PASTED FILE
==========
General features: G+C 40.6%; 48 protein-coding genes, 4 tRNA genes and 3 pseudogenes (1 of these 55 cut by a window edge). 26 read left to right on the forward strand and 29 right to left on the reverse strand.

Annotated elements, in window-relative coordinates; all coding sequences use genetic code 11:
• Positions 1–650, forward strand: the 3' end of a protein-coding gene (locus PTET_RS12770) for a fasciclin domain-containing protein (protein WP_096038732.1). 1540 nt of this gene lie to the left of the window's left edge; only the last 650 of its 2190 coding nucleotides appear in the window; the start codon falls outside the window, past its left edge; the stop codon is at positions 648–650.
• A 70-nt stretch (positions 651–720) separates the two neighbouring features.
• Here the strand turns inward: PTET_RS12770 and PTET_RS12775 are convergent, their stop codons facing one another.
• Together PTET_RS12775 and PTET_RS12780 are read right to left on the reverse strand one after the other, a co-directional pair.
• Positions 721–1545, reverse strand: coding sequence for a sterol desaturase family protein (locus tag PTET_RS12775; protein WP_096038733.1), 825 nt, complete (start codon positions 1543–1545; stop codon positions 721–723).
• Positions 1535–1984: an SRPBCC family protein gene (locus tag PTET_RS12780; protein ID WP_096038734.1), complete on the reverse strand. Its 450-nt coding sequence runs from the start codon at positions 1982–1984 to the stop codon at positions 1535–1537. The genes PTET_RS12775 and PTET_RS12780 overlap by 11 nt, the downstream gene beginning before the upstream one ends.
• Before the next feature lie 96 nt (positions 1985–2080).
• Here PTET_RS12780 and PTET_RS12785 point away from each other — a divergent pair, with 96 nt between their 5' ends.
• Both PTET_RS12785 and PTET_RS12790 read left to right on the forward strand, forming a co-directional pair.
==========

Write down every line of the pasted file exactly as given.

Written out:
General features: G+C 40.6%; 48 protein-coding genes, 4 tRNA genes and 3 pseudogenes (1 of these 55 cut by a window edge). 26 read left to right on the forward strand and 29 right to left on the reverse strand.

Annotated elements, in window-relative coordinates; all coding sequences use genetic code 11:
• Positions 1–650, forward strand: the 3' end of a protein-coding gene (locus PTET_RS12770) for a fasciclin domain-containing protein (protein WP_096038732.1). 1540 nt of this gene lie to the left of the window's left edge; only the last 650 of its 2190 coding nucleotides appear in the window; the start codon falls outside the window, past its left edge; the stop codon is at positions 648–650.
• A 70-nt stretch (positions 651–720) separates the two neighbouring features.
• Here the strand turns inward: PTET_RS12770 and PTET_RS12775 are convergent, their stop codons facing one another.
• Together PTET_RS12775 and PTET_RS12780 are read right to left on the reverse strand one after the other, a co-directional pair.
• Positions 721–1545, reverse strand: coding sequence for a sterol desaturase family protein (locus tag PTET_RS12775; protein WP_096038733.1), 825 nt, complete (start codon positions 1543–1545; stop codon positions 721–723).
• Positions 1535–1984: an SRPBCC family protein gene (locus tag PTET_RS12780; protein ID WP_096038734.1), complete on the reverse strand. Its 450-nt coding sequence runs from the start codon at positions 1982–1984 to the stop codon at positions 1535–1537. The genes PTET_RS12775 and PTET_RS12780 overlap by 11 nt, the downstream gene beginning before the upstream one ends.
• Before the next feature lie 96 nt (positions 1985–2080).
• Here PTET_RS12780 and PTET_RS12785 point away from each other — a divergent pair, with 96 nt between their 5' ends.
• Both PTET_RS12785 and PTET_RS12790 read left to right on the forward strand, forming a co-directional pair.